return "Hello, " + person.firstName + " " + person.lastName;
    let user = new Student("Fred", "M.", "Smith");

    Visual Studio provides IntelliSense support for your TypeScript code.

    To try this feature, remove .lastName from the greeter function, reenter the period (.), and notice the IntelliSense updates.

    View IntelliSense

    Select lastName to add the last name back to the code.

  9. Open the Views/Home folder, and then open Index.cshtml.

  10. Add the following HTML code to the end of the file.

    <div id="ts-example">
        <br />
        <button type="button" class="btn btn-primary btn-md" onclick="TSButton()">
            Click Me
  11. Open the Views/Shared folder, and then open _Layout.cshtml.

  12. Add the following script reference before the call to @RenderSectionAsync("Scripts", required: false):

    <script src="~/js/app.js"></script>
  13. Select File > Save All (Ctrl + Shift + S) to save your changes.

Build the application

  1. Select Build > Build Solution.

    Although the app builds automatically when you run it, we want to take a look at something that happens during the build process.

  2. Open the wwwroot/js folder to see two new files: app.js and the source map file, app.js.map. The TypeScript compiler generates these files.

    Source map files are required for debugging.

Run the application

  1. Press F5 (Debug > Start Debugging) to run the application.

    The app opens in a browser.

    In the browser window, you see the Welcome heading and the Click Me button.

    ASP.NET Core with TypeScript

  2. Select the button to display the message we specified in the TypeScript file.

Debug the application

  1. Set a breakpoint in the greeter function in app.ts by clicking in the left margin in the code editor.

    Set a breakpoint

  2. Press F5 to run the application.

    You might need to respond to a message to enable script debugging.


    Chrome or Edge is required for client-side script debugging.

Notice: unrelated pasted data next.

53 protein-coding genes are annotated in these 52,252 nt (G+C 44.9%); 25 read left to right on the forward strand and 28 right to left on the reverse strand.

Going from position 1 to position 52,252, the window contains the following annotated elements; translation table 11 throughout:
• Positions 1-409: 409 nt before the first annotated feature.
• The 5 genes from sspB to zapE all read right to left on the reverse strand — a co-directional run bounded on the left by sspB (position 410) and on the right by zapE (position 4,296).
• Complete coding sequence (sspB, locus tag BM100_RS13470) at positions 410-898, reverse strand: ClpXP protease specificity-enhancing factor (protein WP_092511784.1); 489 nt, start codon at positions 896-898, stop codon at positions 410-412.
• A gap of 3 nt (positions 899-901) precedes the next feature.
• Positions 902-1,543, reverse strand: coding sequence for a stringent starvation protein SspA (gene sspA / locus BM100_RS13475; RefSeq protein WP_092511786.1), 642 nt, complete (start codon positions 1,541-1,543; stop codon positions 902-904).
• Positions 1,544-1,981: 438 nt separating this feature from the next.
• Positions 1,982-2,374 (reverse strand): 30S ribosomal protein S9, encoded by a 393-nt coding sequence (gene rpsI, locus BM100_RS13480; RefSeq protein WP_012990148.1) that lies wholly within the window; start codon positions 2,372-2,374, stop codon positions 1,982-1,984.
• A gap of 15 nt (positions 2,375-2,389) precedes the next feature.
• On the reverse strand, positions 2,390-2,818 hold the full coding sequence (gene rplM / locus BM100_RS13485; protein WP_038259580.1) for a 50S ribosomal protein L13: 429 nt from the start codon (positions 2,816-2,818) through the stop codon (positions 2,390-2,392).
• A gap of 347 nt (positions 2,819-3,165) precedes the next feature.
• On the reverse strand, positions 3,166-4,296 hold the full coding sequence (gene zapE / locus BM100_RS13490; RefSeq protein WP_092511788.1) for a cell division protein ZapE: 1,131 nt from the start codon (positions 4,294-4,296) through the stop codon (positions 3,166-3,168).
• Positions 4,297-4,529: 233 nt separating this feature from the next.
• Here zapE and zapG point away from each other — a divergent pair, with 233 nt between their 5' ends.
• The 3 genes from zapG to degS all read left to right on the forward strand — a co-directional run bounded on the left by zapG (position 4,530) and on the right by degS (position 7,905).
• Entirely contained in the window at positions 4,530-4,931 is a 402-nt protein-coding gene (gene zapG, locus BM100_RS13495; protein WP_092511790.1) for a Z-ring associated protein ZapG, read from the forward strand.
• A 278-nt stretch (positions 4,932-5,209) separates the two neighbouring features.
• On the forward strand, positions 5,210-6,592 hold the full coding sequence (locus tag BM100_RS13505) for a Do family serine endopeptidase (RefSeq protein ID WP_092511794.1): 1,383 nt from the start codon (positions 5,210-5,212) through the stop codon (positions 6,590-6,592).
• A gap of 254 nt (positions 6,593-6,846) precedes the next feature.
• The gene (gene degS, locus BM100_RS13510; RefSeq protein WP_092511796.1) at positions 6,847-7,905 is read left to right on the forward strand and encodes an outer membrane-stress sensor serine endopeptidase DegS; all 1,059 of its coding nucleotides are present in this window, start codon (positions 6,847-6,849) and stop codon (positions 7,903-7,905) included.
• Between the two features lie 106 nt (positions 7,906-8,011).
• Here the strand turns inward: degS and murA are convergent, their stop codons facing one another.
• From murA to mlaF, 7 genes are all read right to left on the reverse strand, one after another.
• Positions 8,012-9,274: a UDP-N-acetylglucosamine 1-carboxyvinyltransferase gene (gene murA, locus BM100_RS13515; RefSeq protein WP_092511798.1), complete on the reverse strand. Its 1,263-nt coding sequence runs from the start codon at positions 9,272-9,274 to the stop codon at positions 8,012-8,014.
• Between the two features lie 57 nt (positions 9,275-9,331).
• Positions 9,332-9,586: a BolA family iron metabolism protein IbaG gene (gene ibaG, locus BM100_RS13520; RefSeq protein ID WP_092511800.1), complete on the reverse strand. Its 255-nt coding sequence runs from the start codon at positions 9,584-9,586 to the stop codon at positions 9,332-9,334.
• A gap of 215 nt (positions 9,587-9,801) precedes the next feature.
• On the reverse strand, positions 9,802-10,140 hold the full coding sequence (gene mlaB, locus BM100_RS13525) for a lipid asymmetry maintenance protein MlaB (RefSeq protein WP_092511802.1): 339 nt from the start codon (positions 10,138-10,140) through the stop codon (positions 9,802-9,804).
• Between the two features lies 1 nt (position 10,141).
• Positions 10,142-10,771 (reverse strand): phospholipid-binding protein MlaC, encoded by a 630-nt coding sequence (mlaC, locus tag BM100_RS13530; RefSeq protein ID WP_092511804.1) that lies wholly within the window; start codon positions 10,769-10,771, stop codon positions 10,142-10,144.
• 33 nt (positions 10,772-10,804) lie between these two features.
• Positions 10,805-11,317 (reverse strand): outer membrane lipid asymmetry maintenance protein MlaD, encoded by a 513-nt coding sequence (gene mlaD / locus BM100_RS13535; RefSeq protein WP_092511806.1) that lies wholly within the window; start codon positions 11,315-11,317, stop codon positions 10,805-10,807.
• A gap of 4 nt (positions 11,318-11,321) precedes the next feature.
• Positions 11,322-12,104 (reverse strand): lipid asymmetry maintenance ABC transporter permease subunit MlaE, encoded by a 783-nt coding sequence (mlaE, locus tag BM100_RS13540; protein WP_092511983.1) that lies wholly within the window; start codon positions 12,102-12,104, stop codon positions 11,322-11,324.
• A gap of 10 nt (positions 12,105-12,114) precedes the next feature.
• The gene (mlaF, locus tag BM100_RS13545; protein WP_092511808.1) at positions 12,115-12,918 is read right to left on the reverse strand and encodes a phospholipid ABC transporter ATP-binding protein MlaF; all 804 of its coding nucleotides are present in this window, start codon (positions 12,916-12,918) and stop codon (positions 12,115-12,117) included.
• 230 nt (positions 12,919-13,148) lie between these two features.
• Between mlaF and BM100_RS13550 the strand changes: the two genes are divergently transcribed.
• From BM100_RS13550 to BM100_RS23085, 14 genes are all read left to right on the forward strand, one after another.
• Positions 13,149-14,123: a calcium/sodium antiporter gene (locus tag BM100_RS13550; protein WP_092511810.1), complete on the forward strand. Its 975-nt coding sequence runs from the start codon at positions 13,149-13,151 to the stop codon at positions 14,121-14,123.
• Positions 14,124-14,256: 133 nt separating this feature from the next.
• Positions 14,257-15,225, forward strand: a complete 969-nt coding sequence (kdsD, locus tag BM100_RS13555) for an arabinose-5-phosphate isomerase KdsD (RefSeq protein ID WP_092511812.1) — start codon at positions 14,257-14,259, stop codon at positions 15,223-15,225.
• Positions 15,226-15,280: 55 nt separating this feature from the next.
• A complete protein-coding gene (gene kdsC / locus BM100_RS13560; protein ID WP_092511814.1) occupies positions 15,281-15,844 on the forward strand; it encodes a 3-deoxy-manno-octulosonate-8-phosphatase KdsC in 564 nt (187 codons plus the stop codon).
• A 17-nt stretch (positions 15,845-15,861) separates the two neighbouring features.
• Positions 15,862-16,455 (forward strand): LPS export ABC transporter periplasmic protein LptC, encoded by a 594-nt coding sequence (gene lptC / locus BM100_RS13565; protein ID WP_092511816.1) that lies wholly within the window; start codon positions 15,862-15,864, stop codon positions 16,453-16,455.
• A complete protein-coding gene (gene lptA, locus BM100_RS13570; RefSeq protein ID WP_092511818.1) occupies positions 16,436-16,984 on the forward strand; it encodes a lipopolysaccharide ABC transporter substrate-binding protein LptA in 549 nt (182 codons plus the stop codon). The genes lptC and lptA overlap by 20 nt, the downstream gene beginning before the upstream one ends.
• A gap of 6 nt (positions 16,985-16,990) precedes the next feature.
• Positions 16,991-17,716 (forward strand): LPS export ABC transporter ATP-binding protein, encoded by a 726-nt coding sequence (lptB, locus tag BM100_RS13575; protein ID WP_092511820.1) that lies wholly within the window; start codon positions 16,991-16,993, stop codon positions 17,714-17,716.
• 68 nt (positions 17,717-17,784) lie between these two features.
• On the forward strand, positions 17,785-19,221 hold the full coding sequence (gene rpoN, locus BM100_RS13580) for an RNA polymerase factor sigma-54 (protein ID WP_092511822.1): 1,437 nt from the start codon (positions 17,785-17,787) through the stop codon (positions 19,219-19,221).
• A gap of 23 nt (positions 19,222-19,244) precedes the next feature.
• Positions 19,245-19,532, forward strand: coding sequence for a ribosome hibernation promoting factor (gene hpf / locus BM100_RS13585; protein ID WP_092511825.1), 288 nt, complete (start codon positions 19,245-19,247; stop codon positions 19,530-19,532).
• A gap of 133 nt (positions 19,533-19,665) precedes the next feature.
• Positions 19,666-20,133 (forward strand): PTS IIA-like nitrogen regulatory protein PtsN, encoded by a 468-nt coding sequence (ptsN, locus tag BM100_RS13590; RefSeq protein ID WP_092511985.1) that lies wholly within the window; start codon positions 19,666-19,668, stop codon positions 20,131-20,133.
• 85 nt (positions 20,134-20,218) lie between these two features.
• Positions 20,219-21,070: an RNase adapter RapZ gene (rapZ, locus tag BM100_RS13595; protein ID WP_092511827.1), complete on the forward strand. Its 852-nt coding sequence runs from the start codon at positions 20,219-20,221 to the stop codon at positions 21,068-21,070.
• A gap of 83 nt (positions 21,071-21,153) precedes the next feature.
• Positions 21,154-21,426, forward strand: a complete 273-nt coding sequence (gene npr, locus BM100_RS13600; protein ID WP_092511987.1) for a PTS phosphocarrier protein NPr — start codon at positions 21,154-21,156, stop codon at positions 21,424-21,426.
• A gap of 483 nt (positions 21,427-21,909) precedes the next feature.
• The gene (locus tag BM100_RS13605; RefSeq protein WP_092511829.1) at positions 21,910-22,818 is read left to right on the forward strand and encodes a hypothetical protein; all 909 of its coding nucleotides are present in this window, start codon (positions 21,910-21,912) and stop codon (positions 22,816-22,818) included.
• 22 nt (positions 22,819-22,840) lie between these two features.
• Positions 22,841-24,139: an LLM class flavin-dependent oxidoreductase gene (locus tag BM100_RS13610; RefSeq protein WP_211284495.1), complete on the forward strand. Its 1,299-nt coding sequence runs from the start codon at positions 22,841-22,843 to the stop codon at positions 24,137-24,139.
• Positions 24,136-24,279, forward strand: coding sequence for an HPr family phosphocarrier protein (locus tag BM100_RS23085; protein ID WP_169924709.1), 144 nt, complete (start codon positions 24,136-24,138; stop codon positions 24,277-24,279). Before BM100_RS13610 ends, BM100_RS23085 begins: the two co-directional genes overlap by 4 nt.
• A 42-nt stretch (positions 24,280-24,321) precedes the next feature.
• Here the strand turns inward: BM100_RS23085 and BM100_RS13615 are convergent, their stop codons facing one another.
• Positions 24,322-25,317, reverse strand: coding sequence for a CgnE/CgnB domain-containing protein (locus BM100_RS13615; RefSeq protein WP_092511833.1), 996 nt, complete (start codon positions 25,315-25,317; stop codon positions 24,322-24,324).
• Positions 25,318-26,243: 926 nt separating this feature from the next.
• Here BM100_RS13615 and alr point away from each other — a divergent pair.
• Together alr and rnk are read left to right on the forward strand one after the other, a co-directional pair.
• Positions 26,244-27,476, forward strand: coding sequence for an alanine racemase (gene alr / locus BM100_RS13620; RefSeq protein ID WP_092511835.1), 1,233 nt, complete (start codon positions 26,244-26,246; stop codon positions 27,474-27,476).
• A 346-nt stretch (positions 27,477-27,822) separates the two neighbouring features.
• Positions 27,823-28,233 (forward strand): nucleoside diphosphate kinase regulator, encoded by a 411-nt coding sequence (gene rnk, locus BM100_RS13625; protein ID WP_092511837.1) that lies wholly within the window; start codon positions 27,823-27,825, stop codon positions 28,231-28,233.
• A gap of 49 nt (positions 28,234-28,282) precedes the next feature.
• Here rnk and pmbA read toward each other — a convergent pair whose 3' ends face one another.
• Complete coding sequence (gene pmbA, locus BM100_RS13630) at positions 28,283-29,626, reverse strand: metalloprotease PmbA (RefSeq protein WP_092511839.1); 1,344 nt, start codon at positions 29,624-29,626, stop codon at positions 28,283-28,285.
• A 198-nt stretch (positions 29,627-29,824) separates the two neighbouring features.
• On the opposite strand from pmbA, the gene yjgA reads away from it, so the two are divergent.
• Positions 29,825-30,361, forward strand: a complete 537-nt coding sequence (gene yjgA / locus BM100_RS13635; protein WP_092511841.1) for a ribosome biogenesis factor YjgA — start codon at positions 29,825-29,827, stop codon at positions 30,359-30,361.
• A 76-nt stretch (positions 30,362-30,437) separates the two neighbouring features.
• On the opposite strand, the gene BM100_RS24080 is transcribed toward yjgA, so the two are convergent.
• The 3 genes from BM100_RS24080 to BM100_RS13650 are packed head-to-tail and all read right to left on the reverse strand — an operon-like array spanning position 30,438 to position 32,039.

3. When the page loads, press Click Me.

    The application pauses at the breakpoint. Now, you can inspect variables and use debugger features.

Add TypeScript support for a third-party library

  1. Follow the instructions in npm package management to add a package.json file to your project. This task adds npm support to your project.


    For ASP.NET Core projects, you can also use Library Manager or yarn instead of npm to install client-side JavaScript and CSS files.

  2. In this example, add a TypeScript definition file for jQuery to your project. Include the following code in your package.json file.

    "devDependencies": {
      "@types/jquery": "3.5.1"

    This code adds TypeScript support for jQuery. The jQuery library itself is already included in the MVC project template (look under wwwroot/lib in Solution Explorer). If you're using a different template, you might need to include the jquery npm package as well.

  3. If the package in Solution Explorer isn't installed, right-click the npm node and choose Restore Packages.


    In some scenarios, Solution Explorer might indicate that an npm package is out of sync with package.json due to a known issue described here. For example, the package might appear as not installed when it is installed. In most cases, you can update Solution Explorer by deleting package.json, restarting Visual Studio, and re-adding the package.json file as described earlier in this article.

  4. In Solution Explorer, right-click the scripts folder and choose Add > New Item.

    If you don't see all the item templates, choose Show All Templates, and then choose the item template.

  5. Choose TypeScript File, type library.ts, and choose Add.

  6. In library.ts, add the following code.

    var jqtest = {
      showMsg: function (): void {
         let v: any = jQuery.fn.jquery.toString();
         let content: any = $("#ts-example-2")[0].innerHTML;
         alert(content.toString() + " " + v + "!!");
         $("#ts-example-2")[0].innerHTML = content + " " + v + "!!";

    For simplicity, this code displays a message using jQuery and an alert.

    With TypeScript type definitions for jQuery added, you get IntelliSense support on jQuery objects when you enter a period (.) following a jQuery object, as shown here.

    Screenshot that shows Intellisense results for the J Query example.

  7. In _Layout.cshtml, update the script references to include library.js.

    <script src="~/js/app.js"></script>
    <script src="~/js/library.js"></script>
  8. In Index.cshtml, add the following HTML to the end of the file.

      <p id="ts-example-2">jQuery version is:</p>
  9. Press F5 (Debug > Start Debugging) to run the application.

    The app opens in the browser.

    Select OK in the alert to see the page updated to jQuery version is: 3.3.1!!.

    Screenshot that shows the J Query example.

Next steps

You might want to learn more details about using TypeScript with ASP.NET Core. If you're interested in Angular programming in Visual Studio, you can use the Angular language service extension for Visual Studio.